When preparing for my Live Sound Summit 2020 (LSS2020) lecture on in-ear monitor (IEM) mixing earlier this year, I was trying to come up with a better understanding of key concepts that seem to underlie every interview or article I’ve read that focus on monitor engineers who primarily work with IEM users. My goal was developing a soundbite that I could present to anyone asking, “How can I become a better IEM engineer?”
To my surprise, it seems to have a lot to do with… cats. I presented the question to a panel at LSS2020 and the most common response was “mixing IEMs is like herding cats.”
While that might be true with some artists (and some engineers), I had a different answer in mind. Although you might have guessed it’s an acronym, in my mind every key concept is now represented by an image of a cute feline pet.
Accounting For Variables
The first cat in the herd is named Consistency. The role of the monitor engineer is to provide a consistent sound in their artists’ ears on every show. One might think this is quite easy if using the same microphones, the same mixer and the same earphones, but in fact the sound in the earphones is still greatly affected by other factors. The size and sound of the venue can dictate if the overall mixes will sound brighter or darker, reverberant or dampened, big or small.
The target sound can also be thrown off by different PA setups, especially when it comes to directivity. Subwoofers can be the biggest offenders here, since an omnidirectional sub configuration can spill much more low-end energy towards the stage than a cardioid or a gradient setup.
With all these variables in play, the responsibility of the monitor engineer is to reduce their effects and bring the sound of the mixes into the “zones of minimum tolerance” as defined by the sensitivity of the artist. What makes a great IEM engineer is the ability to assess these influences when the room is empty and deploy countermeasures to bring the sound closer to what the artist is used to hearing.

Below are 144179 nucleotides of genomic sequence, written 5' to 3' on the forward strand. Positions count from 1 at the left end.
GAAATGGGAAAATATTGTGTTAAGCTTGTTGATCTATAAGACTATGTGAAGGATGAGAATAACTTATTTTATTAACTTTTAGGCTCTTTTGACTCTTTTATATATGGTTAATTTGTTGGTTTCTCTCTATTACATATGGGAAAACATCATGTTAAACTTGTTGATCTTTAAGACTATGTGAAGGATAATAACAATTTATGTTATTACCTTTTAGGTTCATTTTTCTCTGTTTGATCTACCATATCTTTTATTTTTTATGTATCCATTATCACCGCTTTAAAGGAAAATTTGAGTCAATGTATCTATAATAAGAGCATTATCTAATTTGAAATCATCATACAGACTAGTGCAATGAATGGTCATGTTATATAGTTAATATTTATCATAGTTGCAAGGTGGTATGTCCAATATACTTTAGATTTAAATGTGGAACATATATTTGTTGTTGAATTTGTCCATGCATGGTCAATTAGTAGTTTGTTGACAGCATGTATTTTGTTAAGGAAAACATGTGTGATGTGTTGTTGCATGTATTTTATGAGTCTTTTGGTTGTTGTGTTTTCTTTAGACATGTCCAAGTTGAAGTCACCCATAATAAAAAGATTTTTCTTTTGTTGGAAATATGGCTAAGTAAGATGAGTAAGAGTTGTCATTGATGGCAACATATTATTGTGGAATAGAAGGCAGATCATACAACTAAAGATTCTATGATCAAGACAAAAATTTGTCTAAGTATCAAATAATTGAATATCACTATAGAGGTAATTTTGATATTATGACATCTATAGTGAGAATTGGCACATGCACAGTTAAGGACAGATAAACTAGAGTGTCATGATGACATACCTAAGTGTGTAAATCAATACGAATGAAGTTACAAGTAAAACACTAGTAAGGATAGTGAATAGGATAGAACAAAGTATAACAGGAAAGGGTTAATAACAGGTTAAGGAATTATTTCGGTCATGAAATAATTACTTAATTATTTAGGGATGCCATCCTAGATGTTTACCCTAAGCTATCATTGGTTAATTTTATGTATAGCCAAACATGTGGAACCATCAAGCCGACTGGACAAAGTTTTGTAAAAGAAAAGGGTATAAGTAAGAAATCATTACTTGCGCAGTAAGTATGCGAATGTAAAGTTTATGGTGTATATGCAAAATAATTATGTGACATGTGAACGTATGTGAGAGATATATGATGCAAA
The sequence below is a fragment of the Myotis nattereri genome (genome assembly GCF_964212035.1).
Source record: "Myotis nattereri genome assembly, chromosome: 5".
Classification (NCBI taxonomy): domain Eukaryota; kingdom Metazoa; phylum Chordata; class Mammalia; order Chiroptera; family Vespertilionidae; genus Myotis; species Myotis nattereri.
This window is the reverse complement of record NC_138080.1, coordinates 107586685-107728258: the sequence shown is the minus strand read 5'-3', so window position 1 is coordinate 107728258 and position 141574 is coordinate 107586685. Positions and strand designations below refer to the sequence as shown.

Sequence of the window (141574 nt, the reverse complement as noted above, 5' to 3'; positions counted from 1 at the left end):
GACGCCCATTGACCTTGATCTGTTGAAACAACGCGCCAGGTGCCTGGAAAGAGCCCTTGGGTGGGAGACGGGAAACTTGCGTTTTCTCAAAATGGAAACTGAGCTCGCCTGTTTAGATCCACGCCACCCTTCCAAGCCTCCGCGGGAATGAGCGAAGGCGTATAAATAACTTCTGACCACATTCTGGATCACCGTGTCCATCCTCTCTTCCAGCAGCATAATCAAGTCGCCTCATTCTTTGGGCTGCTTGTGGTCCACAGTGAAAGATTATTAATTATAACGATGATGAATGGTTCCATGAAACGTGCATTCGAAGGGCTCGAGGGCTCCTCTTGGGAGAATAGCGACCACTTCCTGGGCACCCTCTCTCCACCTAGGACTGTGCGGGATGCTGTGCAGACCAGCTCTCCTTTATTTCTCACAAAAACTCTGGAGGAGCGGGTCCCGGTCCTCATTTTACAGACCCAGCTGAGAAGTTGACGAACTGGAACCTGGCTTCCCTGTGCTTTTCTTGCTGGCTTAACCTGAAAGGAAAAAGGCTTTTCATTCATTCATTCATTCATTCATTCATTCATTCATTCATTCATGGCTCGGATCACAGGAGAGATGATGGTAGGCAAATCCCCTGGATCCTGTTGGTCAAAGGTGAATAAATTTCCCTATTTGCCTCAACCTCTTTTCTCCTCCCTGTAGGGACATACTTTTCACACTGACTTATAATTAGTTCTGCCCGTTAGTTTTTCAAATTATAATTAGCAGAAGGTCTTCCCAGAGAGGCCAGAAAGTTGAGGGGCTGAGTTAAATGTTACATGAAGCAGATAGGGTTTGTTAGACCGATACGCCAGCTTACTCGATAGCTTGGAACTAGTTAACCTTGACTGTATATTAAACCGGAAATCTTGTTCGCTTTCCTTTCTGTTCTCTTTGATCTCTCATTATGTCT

Since a lot of IEM users tend to skip sound check and thus there may not be the option of checking with them ahead of time, the first moment of the show will also be the first time the artist will experience everything in that room – the stage, the crowd, the venue. And no matter how many times you do this, that first hit is always the biggest reveal of your work. If nothing happens and the show goes on, great job. But if you get perplexed stares from the artist, you have to rethink your workflow and redefine what “minimum tolerance” sounds like to you and what it means to your artist.
Check The Ego
The name of the second fluffy creature is Altruism. When you’re mixing for IEM users, you’re not mixing for yourself. Period. There’s no room for, “I know what you need to hear so that’s what you’re getting, no matter what you are asking for.” In other words, bring your ego behind the mixing board and this cat will scratch the ego’s eyes out.
Granted, the engineer is the one shaping the initial sound for the users, but once the artist offers their notes, they become the law of the land. The only scenario where I intervene is if I believe the user is giving me directions that might permanently damage their hearing. I bring up my concerns in a conversation with them, and if they still insist on their way, that’s what they’re getting.
Sometimes there are artists that don’t really communicate what they like or don’t like, so the engineer has to sort of “guestimate” what they might need. However, after any alteration it’s vital to check with them to find out if the corrections sound better or worse than before. They might not even notice, and if it sounds better to you, you might decide to keep it.
But the bottom line is this: the user has the final say. I say that fully aware that engineers may have to create mixes that sound just awful to them, and nothing about it seems right. However, that mix might be exactly what someone needs in order to combine the sound from their ears with the sound from the stage, and/or to find a timing or pitch reference. Embrace it, remember it, work with it however you can, but it has to be their sound in the end.